the Declaratory Judgment Act is identical to the “case or controversy” requirement
of Article III of the Constitution. West Publ’g. Co., 882 F.2d at 175. “Whether
particular facts are sufficiently immediate to establish an actual controversy is a
question that must be addressed on a case-by-case basis.” Orix Credit All., Inc. v.
Wolfe, 212 F.3d 891, 896 (5th Cir. 2000).
“[A]pplying the ripeness doctrine in the declaratory judgment context
presents a unique challenge . . . [n]onetheless, a declaratory judgment action, like
any other action, must be ripe in order to be justiciable.” Id. “[T]he ripeness
Defendant does not contest the Court’s diversity jurisdiction over this action pursuant to
28 U.S.C. § 1332. Plaintiff is an Illinois corporation with its principal place of business in
Illinois. Defendant is a Missouri corporation with its principal place of business in Kansas.
Compl.  at 1.
inquiry focuses on whether an injury that has not yet occurred is sufficiently likely
to happen to justify judicial intervention.” Chevron U.S.A., Inc. v. Traillour Oil Co.,
987 F.2d 1138, 1153 (5th Cir. 1993). “Declaratory judgments are typically sought
before a completed ‘injury-in-fact’ has occurred, but still must be limited to the
resolution of an ‘actual controversy.’” United Transp. Union v. Foster, 205 F.3d 851,
857 (5th Cir. 2000) (citations omitted). As a general rule, an actual controversy
exists when “a substantial controversy of sufficient immediacy and reality [exists]
between parties having adverse legal interests.” Middle S. Energy, Inc. v. City of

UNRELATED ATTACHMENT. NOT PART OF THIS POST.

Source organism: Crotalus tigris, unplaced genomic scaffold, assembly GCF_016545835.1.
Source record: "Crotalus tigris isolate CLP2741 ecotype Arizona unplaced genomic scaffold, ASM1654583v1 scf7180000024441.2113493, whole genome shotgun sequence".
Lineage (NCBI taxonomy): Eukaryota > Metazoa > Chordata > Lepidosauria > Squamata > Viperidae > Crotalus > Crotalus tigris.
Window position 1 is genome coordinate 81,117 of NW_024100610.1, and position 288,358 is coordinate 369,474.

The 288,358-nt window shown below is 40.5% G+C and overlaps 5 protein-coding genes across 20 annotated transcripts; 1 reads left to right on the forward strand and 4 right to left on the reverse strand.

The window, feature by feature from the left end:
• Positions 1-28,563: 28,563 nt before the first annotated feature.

New Orleans, 800 F.2d 488, 490 (5th Cir. 1986). “A controversy, to be justiciable,
must be such that it can presently be litigated and decided and not hypothetical,
conjectural, conditional or based upon the possibility of a factual situation that may
never develop.” Brown & Root, Inc. v. Big Rock Corp., 383 F.2d 662, 665 (5th Cir.
b. Dismissal pursuant to Rule 12(b)(6)
Defendant also seeks dismissal for failure to state a claim upon which relief
may be granted pursuant to Rule 12(b)(6). Mot. Dismiss  at 2. Defendant
grounds this request on the same argument that Plaintiff has failed to plead an
“actual controversy” as required by the Declaratory Judgment Act. Id.
To survive a motion to dismiss pursuant to Rule 12(b)(6), “a complaint must
contain sufficient factual matter, accepted as true, to ‘state a claim to relief that is
plausible on its face.’” Ashcroft v. Iqbal, 556 U.S. 662, 678 (2009) (quoting Bell Atl.
Corp. v. Twombly, 550 U.S. 544, 570 (2007)). A claim is facially plausible “when the
plaintiff pleads factual content that allows the court to draw the reasonable
inference that the defendant is liable for the misconduct alleged.” Id. In deciding a
Rule 12 motion to dismiss, the Court accepts all well-pleaded facts as true and
views them in the light most favorable to Plaintiff. New Orleans City v. Ambac
Assur. Corp., 815 F.3d 196, 199 (5th Cir. 2016). Even so, “[f]actual allegations must
be enough to raise a right to relief above the speculative level.” Twombly, 550 U.S.
at 555. In a declaratory judgment action, a plaintiff must state “sufficient facts to
state a claim to satisfy the actual case and controversy requirement for a federal
declaratory judgment action.” Preston v. Seterus, Inc., 931 F. Supp. 2d 743, 751
(N.D. Tex. 2013).
c. Dismissal pursuant to Rule 12(b)(7)
Defendant further maintains that Omega and Accu-Fab are necessary parties
that should have been joined to this action. Def.’s Mem. Supp. Mot. Dismiss  at